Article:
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20 Of The Coolest Animal Species In The World

Animals that almost seem imaginary.
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The world is full of amazing animals. So amazing, that narrowing them down to 20 felt nearly impossible. To determine who made the cut for this list, I used very important factors such as, cuteness and how much some of them looked like Pokémon . I know, very official. So here are some of the coolest animals in the world.

1. Pink Fairy Armadillo

The pink fairy armadillo is the smallest and cutest species of armadillo. It is on the list of threatened species and is found in the sandy plains, dunes, and grasslands of Argentina. The pink fairy armadillo is a nocturnal creature that survives mostly on insects and plants.


2. Okapi

The okapi is an animal native to the Democratic Republic of Congo in Africa. Although the stripes make many people believe okapi are related to zebra, they are actually closer to giraffe. Okapi are solitary creatures and come together to breed. They are herbivores, mostly eating leaves, grass, and other plants.


3. Glaucus Atlanticus or "the Blue Dragon"

These little dragon-like creatures are often only about a few inches long and can be found in the Indian Pacific Oceans. The blue dragon floats upside down in order to blend the blue side of them with the water, and the silver side with the surface of the ocean. This tiny dragon feeds on creatures like the man o' war and can even deliver a sting similar to it.


4. The Maned Wolf

The maned wolf is often found in the grasslands of south, central-west, and southeastern parts of Brazil. It is neither related to wolves nor foxes despite its appearance and name, but is actually closer to dogs. The maned wolf hunts alone and primarily eats both meat and plants (about 50% of its diet).


5. Fossa

The fossa is a carnivorous animal located in Madagascar. Despite having many traits similar to cats, it is more closely related to the Mongoose. The fossa is only found in forest habitats and can hunt in either daytime or night. Over 50 percent of its diet happens to be lemurs.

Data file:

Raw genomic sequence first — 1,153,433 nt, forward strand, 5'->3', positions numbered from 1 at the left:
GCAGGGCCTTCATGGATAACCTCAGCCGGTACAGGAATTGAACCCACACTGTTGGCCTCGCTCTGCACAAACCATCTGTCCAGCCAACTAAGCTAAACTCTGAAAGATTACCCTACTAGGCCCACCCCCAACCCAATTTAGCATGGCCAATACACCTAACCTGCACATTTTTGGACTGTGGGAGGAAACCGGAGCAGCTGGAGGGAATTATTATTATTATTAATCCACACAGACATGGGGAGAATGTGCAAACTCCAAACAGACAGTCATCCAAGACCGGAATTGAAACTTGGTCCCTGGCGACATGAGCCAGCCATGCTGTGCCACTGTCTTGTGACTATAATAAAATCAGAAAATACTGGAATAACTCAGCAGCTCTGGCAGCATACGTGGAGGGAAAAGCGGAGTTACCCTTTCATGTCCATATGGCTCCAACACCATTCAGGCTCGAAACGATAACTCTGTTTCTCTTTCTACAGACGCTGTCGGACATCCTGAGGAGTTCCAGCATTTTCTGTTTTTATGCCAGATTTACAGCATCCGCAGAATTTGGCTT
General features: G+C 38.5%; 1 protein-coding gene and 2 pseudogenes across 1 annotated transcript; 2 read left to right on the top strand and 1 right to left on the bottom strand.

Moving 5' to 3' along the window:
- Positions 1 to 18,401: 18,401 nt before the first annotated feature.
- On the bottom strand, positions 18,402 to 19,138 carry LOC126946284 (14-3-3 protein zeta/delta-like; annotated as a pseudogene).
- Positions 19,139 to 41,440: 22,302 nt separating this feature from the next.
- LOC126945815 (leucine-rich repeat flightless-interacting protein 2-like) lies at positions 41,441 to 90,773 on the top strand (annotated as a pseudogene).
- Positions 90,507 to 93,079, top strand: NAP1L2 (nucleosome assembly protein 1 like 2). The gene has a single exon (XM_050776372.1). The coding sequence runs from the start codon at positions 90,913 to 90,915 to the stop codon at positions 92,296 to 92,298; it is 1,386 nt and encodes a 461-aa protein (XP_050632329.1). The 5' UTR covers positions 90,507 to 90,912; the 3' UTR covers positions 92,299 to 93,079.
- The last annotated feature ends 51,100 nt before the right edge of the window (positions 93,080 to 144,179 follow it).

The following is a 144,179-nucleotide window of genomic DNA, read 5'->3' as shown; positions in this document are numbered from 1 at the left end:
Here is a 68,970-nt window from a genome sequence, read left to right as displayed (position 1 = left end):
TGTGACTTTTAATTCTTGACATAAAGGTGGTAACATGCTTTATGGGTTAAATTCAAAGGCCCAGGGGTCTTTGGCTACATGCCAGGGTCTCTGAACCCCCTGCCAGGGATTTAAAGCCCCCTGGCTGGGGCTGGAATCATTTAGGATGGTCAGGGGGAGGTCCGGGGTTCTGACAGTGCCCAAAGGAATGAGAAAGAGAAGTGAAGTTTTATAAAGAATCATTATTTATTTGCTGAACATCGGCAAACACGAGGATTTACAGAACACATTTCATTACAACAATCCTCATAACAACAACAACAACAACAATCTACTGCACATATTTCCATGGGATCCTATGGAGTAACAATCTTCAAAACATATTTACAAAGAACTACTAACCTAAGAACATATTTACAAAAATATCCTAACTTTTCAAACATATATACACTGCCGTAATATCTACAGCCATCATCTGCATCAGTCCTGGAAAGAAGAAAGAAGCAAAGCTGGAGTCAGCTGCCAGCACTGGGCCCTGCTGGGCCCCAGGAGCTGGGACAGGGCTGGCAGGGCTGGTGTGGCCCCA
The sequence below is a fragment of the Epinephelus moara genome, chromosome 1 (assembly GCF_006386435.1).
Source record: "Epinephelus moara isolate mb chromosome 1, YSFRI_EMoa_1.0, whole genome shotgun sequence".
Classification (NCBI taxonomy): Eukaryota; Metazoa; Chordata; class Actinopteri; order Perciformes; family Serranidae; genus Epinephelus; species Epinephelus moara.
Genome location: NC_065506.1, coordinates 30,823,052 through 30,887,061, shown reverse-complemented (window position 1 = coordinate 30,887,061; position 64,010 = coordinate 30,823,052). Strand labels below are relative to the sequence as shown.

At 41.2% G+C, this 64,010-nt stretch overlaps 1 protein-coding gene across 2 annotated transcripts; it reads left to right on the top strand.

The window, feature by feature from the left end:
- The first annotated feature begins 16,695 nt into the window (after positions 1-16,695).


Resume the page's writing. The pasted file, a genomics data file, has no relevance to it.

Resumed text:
6. Japanese Spider Crab

As the name suggestions, the Japanese spider crab inhabits the waters surrounding Japan. In many parts of Japan, this crab can be considered a delicacy but can be considerably difficult to catch. The Japanese spider crab can grow to 12 feet long from claw to claw. There is only one sea creature-- amongst similar species (aka crustaceans)-- that beats the weight of a Japanese spider crab: the American Lobster.


7. Pacu Fish

Look closely at the teeth, do they look familiar? This fish is found in the waters of South America. This fish, while related to the piranha, can actually grow much larger. They can also be found in rivers like the Amazon and is an aid to the fishing industry. Unlike the piranha, pacu mostly only eat seeds and nuts, though can still create nasty injuries to other animals if need be.


8. Slow Loris

The slow loris is a nocturnal creature found in Southeast Asia. While very adorable, the loris's teeth are actually quite venomous. The toxin on their teeth can also be applied to fur through grooming to protect its babies from predators. Often times these creatures forage and spend time alone, although can on occasion be seen with other slow lorises. Apart from their toxic teeth, the slow lorises have another defense mechanism, in which they move nearly completely silently in order to prevent discovery.


9. Angora Rabbit